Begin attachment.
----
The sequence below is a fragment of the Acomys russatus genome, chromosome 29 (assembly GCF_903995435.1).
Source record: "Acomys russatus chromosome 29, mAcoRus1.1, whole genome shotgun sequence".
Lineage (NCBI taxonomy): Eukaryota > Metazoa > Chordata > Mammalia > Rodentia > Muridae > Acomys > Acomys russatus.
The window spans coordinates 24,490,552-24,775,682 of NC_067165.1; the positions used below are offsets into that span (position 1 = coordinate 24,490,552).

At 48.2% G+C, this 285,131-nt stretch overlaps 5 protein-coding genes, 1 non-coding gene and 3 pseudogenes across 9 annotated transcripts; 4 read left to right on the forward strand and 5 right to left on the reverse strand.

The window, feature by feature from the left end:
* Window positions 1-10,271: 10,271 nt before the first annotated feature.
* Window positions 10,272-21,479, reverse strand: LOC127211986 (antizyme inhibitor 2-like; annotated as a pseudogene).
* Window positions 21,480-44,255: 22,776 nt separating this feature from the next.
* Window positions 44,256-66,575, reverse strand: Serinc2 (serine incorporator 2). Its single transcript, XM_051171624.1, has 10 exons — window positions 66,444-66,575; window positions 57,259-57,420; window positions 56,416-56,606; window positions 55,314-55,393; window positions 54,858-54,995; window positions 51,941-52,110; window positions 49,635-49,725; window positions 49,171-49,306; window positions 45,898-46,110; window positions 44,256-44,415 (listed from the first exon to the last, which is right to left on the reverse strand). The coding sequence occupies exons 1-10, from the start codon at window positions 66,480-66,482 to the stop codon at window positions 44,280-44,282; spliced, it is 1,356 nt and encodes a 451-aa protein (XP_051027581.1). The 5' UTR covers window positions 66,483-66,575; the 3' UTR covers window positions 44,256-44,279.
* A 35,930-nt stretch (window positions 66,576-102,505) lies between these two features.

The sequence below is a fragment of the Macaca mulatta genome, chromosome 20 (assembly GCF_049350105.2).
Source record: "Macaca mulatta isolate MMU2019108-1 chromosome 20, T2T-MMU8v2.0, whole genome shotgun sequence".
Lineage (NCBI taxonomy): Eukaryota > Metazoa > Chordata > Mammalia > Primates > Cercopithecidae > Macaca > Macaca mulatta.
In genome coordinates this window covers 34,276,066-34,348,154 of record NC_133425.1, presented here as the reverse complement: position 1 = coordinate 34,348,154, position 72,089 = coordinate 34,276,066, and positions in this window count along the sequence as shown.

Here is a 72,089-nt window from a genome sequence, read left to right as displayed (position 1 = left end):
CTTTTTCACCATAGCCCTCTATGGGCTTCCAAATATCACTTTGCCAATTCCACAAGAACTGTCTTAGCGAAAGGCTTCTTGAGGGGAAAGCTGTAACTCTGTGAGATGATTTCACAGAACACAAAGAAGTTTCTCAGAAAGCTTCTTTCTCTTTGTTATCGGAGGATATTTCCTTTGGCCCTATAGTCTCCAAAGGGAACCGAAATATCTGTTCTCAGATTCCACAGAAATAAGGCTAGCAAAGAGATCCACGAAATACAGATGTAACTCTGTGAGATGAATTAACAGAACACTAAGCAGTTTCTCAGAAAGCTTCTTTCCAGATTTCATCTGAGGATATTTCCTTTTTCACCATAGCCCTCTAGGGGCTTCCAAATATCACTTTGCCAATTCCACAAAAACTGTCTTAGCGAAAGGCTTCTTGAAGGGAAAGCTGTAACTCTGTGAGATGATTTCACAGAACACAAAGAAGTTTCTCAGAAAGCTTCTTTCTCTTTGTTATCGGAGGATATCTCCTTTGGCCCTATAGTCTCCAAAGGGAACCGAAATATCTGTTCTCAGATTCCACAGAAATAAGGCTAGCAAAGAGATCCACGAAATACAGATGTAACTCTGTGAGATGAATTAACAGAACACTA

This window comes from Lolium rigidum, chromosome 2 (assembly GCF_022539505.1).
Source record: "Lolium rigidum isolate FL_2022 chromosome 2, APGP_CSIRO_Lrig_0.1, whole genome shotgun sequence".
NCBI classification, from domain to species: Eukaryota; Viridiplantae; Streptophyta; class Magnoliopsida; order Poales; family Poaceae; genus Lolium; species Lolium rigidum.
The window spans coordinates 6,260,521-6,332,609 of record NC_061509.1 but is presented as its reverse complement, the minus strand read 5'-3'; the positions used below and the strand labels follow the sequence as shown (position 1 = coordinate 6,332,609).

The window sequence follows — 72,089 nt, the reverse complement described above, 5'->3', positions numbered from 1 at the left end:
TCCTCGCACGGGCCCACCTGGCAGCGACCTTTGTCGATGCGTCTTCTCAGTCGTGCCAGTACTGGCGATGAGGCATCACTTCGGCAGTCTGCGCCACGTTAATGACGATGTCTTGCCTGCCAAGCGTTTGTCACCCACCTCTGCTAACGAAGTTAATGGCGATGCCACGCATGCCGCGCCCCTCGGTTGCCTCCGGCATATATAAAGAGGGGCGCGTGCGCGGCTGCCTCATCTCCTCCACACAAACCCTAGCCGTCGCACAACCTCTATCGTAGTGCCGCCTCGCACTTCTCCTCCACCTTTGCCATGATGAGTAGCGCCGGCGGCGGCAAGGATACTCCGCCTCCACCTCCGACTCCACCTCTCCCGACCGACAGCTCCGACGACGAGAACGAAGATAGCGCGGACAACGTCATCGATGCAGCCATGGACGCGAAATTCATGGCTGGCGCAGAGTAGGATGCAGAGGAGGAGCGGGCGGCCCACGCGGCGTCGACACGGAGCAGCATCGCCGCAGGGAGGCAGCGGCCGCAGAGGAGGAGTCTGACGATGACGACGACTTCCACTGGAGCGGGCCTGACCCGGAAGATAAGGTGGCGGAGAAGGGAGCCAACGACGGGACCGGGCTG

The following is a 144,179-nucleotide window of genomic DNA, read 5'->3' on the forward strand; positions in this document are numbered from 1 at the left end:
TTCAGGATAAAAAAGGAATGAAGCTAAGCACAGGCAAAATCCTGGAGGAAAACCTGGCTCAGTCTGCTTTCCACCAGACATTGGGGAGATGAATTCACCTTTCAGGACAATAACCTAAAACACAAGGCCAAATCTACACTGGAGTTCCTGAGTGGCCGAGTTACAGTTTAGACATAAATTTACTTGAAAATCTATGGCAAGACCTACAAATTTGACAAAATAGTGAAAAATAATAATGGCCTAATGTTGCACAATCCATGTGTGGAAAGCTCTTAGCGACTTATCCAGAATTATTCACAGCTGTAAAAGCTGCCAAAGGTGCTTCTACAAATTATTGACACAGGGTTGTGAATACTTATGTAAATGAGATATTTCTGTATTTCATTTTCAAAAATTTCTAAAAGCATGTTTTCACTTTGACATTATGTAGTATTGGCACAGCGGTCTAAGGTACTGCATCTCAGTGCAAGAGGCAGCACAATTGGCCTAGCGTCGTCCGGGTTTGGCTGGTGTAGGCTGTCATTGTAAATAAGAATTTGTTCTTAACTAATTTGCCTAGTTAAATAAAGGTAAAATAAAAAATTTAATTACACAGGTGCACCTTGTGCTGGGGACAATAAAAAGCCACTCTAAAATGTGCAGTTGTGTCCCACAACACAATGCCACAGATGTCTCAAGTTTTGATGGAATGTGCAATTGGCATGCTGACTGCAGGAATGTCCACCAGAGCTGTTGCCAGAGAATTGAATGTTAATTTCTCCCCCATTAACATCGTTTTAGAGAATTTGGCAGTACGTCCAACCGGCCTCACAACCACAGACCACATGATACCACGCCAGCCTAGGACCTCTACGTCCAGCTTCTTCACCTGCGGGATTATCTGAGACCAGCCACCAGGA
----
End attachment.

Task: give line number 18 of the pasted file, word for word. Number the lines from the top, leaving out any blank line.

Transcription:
This window comes from Lolium rigidum, chromosome 2 (assembly GCF_022539505.1).